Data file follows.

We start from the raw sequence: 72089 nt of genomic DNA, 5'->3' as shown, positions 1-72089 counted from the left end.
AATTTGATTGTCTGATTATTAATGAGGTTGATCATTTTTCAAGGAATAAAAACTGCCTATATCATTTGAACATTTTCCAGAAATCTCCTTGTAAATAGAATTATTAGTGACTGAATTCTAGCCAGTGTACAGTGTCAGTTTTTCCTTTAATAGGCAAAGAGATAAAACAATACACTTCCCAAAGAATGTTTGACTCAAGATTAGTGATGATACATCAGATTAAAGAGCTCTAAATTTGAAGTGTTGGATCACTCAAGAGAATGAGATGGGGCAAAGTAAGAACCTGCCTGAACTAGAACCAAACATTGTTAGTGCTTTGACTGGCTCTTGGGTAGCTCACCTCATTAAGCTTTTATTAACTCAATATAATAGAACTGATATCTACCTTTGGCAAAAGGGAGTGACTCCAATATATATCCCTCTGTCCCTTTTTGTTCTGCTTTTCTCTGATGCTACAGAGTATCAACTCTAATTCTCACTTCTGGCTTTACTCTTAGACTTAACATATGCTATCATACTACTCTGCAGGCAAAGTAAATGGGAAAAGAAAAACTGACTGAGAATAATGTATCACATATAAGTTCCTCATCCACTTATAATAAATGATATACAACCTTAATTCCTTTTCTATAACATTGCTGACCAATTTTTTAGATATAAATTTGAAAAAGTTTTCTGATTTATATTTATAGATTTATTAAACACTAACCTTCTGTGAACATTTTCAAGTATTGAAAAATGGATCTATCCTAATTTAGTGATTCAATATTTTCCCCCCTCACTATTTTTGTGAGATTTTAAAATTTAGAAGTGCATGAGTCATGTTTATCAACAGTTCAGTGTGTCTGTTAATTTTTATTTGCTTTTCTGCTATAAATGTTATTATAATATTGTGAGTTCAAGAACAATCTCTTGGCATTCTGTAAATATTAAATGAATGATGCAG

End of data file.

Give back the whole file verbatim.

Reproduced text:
We start from the raw sequence: 72089 nt of genomic DNA, 5'->3' as shown, positions 1-72089 counted from the left end.
AATTTGATTGTCTGATTATTAATGAGGTTGATCATTTTTCAAGGAATAAAAACTGCCTATATCATTTGAACATTTTCCAGAAATCTCCTTGTAAATAGAATTATTAGTGACTGAATTCTAGCCAGTGTACAGTGTCAGTTTTTCCTTTAATAGGCAAAGAGATAAAACAATACACTTCCCAAAGAATGTTTGACTCAAGATTAGTGATGATACATCAGATTAAAGAGCTCTAAATTTGAAGTGTTGGATCACTCAAGAGAATGAGATGGGGCAAAGTAAGAACCTGCCTGAACTAGAACCAAACATTGTTAGTGCTTTGACTGGCTCTTGGGTAGCTCACCTCATTAAGCTTTTATTAACTCAATATAATAGAACTGATATCTACCTTTGGCAAAAGGGAGTGACTCCAATATATATCCCTCTGTCCCTTTTTGTTCTGCTTTTCTCTGATGCTACAGAGTATCAACTCTAATTCTCACTTCTGGCTTTACTCTTAGACTTAACATATGCTATCATACTACTCTGCAGGCAAAGTAAATGGGAAAAGAAAAACTGACTGAGAATAATGTATCACATATAAGTTCCTCATCCACTTATAATAAATGATATACAACCTTAATTCCTTTTCTATAACATTGCTGACCAATTTTTTAGATATAAATTTGAAAAAGTTTTCTGATTTATATTTATAGATTTATTAAACACTAACCTTCTGTGAACATTTTCAAGTATTGAAAAATGGATCTATCCTAATTTAGTGATTCAATATTTTCCCCCCTCACTATTTTTGTGAGATTTTAAAATTTAGAAGTGCATGAGTCATGTTTATCAACAGTTCAGTGTGTCTGTTAATTTTTATTTGCTTTTCTGCTATAAATGTTATTATAATATTGTGAGTTCAAGAACAATCTCTTGGCATTCTGTAAATATTAAATGAATGATGCAG